> Hot Hatches > Ford Focus RS Mk1
The Ford Focus RS Mk1 appeared in 2002 - two years after it had been
teased as a concept
car. Before its introduction most people were expecting, and hoping
for, an AWD beast to step into the giant shoes left over since the
departure of the Ford Escort Cosworth. However Ford decided that a
FWD platform with a 'torque biasing' differential would be good enough.
The system was designed to compensate somewhat for the 'torque steer'
phenomenon which occurs in powerful front-wheel-drive cars. It did
work, but not perfectly - there was still noticeable torque steer
under heavy acceleration. Later cars had less aggressive torque steering
thanks to a variety of small upgrades and tweaks to the model over
the single year it was produced. These upgrades included a revised
ECU map which improved engine smoothness at idle and reduced fuel
consumption, more durable seat cushions, and two small rubber rings
on the throttle cable to reduce vibration - look for pink ones, they're
the newer parts. Quaife, the manufacturer of the Focus RS Mk1's differential
also made some beneficial changes to the unit for the last 1000 cars.
In total just over 4,500 examples were produced.
|Year (of specifications)
||2002 - 2003
||2.0 litre, 4-cylinder, turbocharged
||5 speed manual FWD
||212 hp @ 5,500 rpm
||1,278 kgs / 2,817 lbs
Powering the Ford Focus RS Mk1 was a turbocharged, 2.0 litre, 4-cylinder
engine which featured forged pistons, con-rods and crankshaft, hardened
valve seats, and a stainless steel exhaust system.
Overall it's a tough little engine but there are a few areas which
need to be maintained and regularly checked. First of all the cambelt
should be replaced at 60,000 miles - not 100,000 like Ford recommend.
If it isn't the idler pulley can split, resulting in a shredded belt
- possibly leading to disastrous consequences. When changing the cambelt
its advisable to also replace the auxiliary belt and its idler system.
However the weakest link in the Focus RS Mk1's engine is the chargecooler
pump. In order to allow for a shorter and more compact intake duct
than would be possible with an air-to-air intercooler, the engine
features a water-cooled chargecooler. Failure of this system can allow
the chargecooler coolant to reach boiling point - as you can imagine
this isn't good. The inbound air can be so hot it can damage the engine's
internals, including melting the sparkplugs - or even the pistons!
Performance-wise the engine of the first generation Focus RS is adequate.
By current standards 212 horsepower for a top-level hot hatch is pretty
low. But in 2002 it was enough to make the car a performance bargain
- and it keeps that accolade to this day. The strength of the Mk1
Ford Focus RS's performance came from its impressive peak torque output
figure of 229 lb-ft @ 3,500 rpm. The power was sent to the front wheels
through a tough and durable manual gearbox and Quaife limited-slip
differential. If the engine is highly modified, the standard transmission
has been known to comfortably handle up to 400hp in its standard form.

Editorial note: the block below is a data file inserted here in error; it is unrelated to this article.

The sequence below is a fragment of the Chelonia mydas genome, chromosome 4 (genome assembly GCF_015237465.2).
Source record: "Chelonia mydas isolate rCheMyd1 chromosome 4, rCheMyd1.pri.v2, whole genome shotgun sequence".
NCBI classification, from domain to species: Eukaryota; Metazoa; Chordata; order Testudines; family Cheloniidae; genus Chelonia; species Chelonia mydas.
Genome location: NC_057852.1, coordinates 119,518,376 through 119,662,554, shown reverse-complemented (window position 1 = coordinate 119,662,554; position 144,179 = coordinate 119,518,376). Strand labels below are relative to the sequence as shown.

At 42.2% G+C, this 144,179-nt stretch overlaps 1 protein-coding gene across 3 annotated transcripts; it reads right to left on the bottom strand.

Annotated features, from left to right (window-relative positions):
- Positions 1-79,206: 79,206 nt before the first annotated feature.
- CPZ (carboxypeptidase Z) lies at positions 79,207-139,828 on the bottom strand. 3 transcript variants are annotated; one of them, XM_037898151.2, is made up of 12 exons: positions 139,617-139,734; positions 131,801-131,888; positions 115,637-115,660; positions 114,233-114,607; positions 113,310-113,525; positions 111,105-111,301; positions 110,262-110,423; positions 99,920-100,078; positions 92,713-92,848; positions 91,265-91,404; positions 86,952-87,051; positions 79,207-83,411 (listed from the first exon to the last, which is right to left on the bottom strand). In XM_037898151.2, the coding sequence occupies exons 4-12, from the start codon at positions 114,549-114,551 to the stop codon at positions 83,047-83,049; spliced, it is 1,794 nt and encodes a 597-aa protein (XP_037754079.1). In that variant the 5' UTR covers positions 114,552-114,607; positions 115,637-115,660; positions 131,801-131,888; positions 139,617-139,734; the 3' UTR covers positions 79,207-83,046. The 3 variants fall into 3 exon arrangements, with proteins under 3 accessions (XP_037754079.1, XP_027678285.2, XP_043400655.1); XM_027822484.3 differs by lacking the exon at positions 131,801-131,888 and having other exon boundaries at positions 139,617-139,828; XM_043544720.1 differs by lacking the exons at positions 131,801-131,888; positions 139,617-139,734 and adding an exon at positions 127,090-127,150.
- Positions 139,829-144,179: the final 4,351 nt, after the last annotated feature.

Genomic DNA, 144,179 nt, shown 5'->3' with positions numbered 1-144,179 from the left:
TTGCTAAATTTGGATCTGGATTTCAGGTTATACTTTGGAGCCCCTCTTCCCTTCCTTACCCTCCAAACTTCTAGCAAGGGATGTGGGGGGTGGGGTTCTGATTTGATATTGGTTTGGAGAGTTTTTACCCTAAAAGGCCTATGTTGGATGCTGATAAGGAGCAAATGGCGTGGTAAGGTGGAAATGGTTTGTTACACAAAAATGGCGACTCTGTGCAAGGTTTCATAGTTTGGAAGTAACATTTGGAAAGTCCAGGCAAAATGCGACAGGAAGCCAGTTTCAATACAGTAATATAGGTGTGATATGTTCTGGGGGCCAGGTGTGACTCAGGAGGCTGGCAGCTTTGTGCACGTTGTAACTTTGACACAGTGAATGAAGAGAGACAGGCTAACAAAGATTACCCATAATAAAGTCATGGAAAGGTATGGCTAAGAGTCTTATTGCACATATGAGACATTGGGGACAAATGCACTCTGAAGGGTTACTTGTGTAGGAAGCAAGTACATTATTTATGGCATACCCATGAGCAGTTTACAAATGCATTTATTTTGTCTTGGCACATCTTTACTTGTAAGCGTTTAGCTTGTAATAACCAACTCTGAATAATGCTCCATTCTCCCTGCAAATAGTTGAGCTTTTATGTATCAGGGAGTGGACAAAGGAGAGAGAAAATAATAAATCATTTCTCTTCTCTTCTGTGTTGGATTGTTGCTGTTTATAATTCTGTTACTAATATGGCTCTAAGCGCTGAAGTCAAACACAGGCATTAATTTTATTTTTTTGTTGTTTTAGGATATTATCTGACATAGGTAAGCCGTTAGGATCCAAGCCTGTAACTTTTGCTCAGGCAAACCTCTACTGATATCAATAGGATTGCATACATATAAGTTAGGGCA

Thanks to its tough and potent drivetrain the Focus RS Mk1's 0-60
mph time is just 6.4 seconds. The top speed of 144 mph should satisfy
most drivers daily needs!
Suspension, Brakes and Wheels
The suspension setup is a relatively custom affair, and it only shares
a few components with the standard Ford Focus. First up the RS has
a wider track and stiffer spring and damper rates than the base car.
Larger wheel bearings and sturdier lower a-arms are also unique to
Braking comes courtesy of four-piston Brembo calipers. The brakes,
in general, are up to most of the abuse they'll receive during their
lifetime. However some owners have reported that a vigorous track
day can result in warped brake discs. A popular cure for this is to
replace the standard discs with upgraded AP Racing units.
Nice looking and simply styled 5-spoke, 18" OZ Racing wheels fit the
car beautifully. They were specifically designed for the Focus RS.
The Ford Focus RS MK1 has relatively subtle, but also noticeable,
upgraded bodywork which identifies it from its slower brethren. The
doors, tailgate and bonnet are the only body panels shared with other
Focus models. Sadly that means some of the panels can be difficult
to source after an accident. From the front, the Focus RS Mk1 looks
the business. Smattered across the front bumper are a multitude of
vents, intakes and driving lights which give the car a purposeful
look when coupled with the slightly extended wheel arches. Viewed
from the back the first-gen Focus RS is a little less distinctive.
There's a nice looking bumper with some sort of half-attempted faux-diffuser
integrated into the lower section, a small roof-mounted spoiler, and
that all-important 'RS' badge. The car was only sold in one color,
thankfully it was a good one. Metallic 'Imperial Blue'.
The interior of the Mk1 Ford Focus RS is set apart with a range of
blue-accented trim elements designed to match the paintwork. Unfortunately
it looks a bit tacky and aftermarket. The seats are supportive Sparco
units, but early cars suffered from sagging seat cushions - this was
fixed under warranty and later cars didn't have the same problem.
Later cars also got a small 'engine start' label next to the ignition
button to make things a little clearer.
Similar and related vehicles:
Ford Focus RS Mk2
Ford Focus RS500 Mk2 (2010)
Ford Racing Puma
Ford Sierra RS Cosworth
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